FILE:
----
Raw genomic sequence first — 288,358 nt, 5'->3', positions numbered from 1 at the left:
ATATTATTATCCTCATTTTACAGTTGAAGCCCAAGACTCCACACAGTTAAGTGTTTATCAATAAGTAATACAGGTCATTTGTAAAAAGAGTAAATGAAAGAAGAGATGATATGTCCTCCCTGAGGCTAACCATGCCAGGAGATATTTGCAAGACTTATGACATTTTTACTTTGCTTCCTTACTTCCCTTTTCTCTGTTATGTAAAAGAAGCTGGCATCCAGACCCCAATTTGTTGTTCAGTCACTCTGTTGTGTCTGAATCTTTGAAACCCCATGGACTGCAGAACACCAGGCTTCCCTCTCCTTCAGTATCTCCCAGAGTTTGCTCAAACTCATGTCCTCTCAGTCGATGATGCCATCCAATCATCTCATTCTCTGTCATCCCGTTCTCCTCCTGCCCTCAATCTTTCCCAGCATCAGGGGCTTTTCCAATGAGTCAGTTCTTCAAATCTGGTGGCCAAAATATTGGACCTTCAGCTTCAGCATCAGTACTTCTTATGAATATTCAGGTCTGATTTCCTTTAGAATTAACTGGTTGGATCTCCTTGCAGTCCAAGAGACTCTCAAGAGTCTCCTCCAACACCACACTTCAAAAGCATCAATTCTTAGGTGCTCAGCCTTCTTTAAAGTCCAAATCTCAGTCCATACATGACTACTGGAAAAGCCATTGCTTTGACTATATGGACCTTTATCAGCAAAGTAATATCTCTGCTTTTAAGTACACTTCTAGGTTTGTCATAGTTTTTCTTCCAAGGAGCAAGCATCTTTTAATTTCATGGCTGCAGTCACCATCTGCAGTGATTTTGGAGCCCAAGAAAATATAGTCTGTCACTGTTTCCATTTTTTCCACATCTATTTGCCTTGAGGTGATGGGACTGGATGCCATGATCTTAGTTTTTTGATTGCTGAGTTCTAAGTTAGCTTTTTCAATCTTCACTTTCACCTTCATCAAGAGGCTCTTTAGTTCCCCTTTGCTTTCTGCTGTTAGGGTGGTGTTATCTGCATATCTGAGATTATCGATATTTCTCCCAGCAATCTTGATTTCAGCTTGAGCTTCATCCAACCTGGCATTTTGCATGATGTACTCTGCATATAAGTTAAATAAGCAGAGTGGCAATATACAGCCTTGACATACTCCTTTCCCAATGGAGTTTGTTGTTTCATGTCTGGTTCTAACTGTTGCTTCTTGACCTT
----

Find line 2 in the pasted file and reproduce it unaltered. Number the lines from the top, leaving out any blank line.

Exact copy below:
ATATTATTATCCTCATTTTACAGTTGAAGCCCAAGACTCCACACAGTTAAGTGTTTATCAATAAGTAATACAGGTCATTTGTAAAAAGAGTAAATGAAAGAAGAGATGATATGTCCTCCCTGAGGCTAACCATGCCAGGAGATATTTGCAAGACTTATGACATTTTTACTTTGCTTCCTTACTTCCCTTTTCTCTGTTATGTAAAAGAAGCTGGCATCCAGACCCCAATTTGTTGTTCAGTCACTCTGTTGTGTCTGAATCTTTGAAACCCCATGGACTGCAGAACACCAGGCTTCCCTCTCCTTCAGTATCTCCCAGAGTTTGCTCAAACTCATGTCCTCTCAGTCGATGATGCCATCCAATCATCTCATTCTCTGTCATCCCGTTCTCCTCCTGCCCTCAATCTTTCCCAGCATCAGGGGCTTTTCCAATGAGTCAGTTCTTCAAATCTGGTGGCCAAAATATTGGACCTTCAGCTTCAGCATCAGTACTTCTTATGAATATTCAGGTCTGATTTCCTTTAGAATTAACTGGTTGGATCTCCTTGCAGTCCAAGAGACTCTCAAGAGTCTCCTCCAACACCACACTTCAAAAGCATCAATTCTTAGGTGCTCAGCCTTCTTTAAAGTCCAAATCTCAGTCCATACATGACTACTGGAAAAGCCATTGCTTTGACTATATGGACCTTTATCAGCAAAGTAATATCTCTGCTTTTAAGTACACTTCTAGGTTTGTCATAGTTTTTCTTCCAAGGAGCAAGCATCTTTTAATTTCATGGCTGCAGTCACCATCTGCAGTGATTTTGGAGCCCAAGAAAATATAGTCTGTCACTGTTTCCATTTTTTCCACATCTATTTGCCTTGAGGTGATGGGACTGGATGCCATGATCTTAGTTTTTTGATTGCTGAGTTCTAAGTTAGCTTTTTCAATCTTCACTTTCACCTTCATCAAGAGGCTCTTTAGTTCCCCTTTGCTTTCTGCTGTTAGGGTGGTGTTATCTGCATATCTGAGATTATCGATATTTCTCCCAGCAATCTTGATTTCAGCTTGAGCTTCATCCAACCTGGCATTTTGCATGATGTACTCTGCATATAAGTTAAATAAGCAGAGTGGCAATATACAGCCTTGACATACTCCTTTCCCAATGGAGTTTGTTGTTTCATGTCTGGTTCTAACTGTTGCTTCTTGACCTT